U.S. Job Report Reveals a Changing Tide for Employment Despite some positive findings, several challenges may limit economic growth.

By Chloe Arrojado

Peter Dazeley | Getty Images

An Employment Situation Summary released by the U.S. Bureau of Labor Statistics on Friday reflected a growing economy throughout February despite the ongoing labor shortage.

The report found that the U.S. economy gained 678,000 jobs during the month and unemployment decreased to 3.8% from 4%. Comparatively, unemployment was at 3.5% in February 2020, demonstrating a gradual trend towards pre-pandemic employment numbers.

The industries of leisure and hospitality, professional and business services, healthcare and construction led job gains in February. The report found that employment in leisure and hospitality alone increased by 179,000 jobs in February, signaling a revival of the sector. However, the industry is still down 9% compared to February 2020.

Related: Workers are 'Rage Quitting' Their Jobs as a Tightening Labor Market Forces Employers to Take Note of Unfavorable Conditions and Low Pay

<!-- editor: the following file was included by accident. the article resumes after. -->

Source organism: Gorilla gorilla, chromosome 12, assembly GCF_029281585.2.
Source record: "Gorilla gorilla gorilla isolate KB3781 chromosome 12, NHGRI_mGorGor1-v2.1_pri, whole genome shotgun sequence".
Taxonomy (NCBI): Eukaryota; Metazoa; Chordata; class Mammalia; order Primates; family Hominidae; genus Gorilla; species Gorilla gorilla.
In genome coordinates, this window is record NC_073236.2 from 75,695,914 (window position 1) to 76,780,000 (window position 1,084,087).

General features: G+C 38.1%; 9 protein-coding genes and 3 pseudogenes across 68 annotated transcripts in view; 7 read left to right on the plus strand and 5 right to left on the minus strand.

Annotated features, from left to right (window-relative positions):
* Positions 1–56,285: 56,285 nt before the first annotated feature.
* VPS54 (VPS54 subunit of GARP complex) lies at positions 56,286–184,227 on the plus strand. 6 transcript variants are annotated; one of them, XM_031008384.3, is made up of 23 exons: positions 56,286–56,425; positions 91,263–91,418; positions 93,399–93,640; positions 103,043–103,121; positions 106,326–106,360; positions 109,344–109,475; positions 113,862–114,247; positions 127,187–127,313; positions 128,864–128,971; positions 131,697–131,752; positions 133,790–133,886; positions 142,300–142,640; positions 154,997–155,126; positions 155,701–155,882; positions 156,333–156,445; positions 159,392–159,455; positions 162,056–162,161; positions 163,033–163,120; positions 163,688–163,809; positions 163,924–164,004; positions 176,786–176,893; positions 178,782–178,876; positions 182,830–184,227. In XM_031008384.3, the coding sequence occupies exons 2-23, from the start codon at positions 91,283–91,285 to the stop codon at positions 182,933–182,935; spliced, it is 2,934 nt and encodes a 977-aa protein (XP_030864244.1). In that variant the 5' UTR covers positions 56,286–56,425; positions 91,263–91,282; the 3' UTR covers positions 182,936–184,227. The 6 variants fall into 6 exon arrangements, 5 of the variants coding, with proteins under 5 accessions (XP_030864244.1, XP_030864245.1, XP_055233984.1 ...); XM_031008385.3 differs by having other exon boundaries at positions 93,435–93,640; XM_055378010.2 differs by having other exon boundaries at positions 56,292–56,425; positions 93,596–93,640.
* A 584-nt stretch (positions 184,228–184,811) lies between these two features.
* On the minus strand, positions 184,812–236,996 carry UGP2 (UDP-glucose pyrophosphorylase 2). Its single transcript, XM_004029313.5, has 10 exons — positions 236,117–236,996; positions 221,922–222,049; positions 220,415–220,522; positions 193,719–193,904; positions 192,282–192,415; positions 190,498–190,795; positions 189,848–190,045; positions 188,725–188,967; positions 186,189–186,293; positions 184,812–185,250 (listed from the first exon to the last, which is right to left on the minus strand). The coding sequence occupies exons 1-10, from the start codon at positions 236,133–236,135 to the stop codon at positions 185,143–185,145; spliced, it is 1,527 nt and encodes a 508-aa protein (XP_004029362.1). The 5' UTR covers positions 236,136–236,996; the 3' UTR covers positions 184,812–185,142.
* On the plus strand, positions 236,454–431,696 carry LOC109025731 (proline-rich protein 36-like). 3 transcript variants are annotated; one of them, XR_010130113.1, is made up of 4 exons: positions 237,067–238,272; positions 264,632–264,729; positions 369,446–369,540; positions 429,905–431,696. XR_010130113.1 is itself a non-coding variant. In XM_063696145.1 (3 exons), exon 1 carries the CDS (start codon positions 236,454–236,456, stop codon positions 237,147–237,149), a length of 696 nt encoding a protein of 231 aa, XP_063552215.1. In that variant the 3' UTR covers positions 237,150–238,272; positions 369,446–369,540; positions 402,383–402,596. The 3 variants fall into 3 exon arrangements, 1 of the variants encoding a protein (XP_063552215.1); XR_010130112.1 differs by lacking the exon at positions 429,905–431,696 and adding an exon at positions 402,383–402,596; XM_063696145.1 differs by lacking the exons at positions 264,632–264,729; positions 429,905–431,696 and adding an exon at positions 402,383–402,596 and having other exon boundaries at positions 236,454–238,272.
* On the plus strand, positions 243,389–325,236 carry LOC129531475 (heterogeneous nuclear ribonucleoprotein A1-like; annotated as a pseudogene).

February reflected a positive trend for people looking for work, as the number of persons not in the labor force who currently want a job declined by 349,000 to 5.4 million. However, this number is still higher than February 2020's level of five million. The JOLTS report scheduled to release next Wednesday will give more insight into the side of the labor force that is leaving their jobs, both voluntarily and involuntarily.

But despite a positive report, analysts are wary of inflation and shortage struggles that will likely limit economical growth in the first half of the year. "The employment report will show the U.S. economy is healthy and continuing to move forward," Sung Won Sohn, a finance and economics professor at Loyola Marymount University in Los Angeles, told Reuters. "But geopolitical problems will push inflation higher and have created a tremendous amount of uncertainties that will put a damper on economic growth and jobs going forward."

Related: A Record 4.5 Million People Quit Their Jobs in November: Report

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Chloe Arrojado

Entrepreneur Staff

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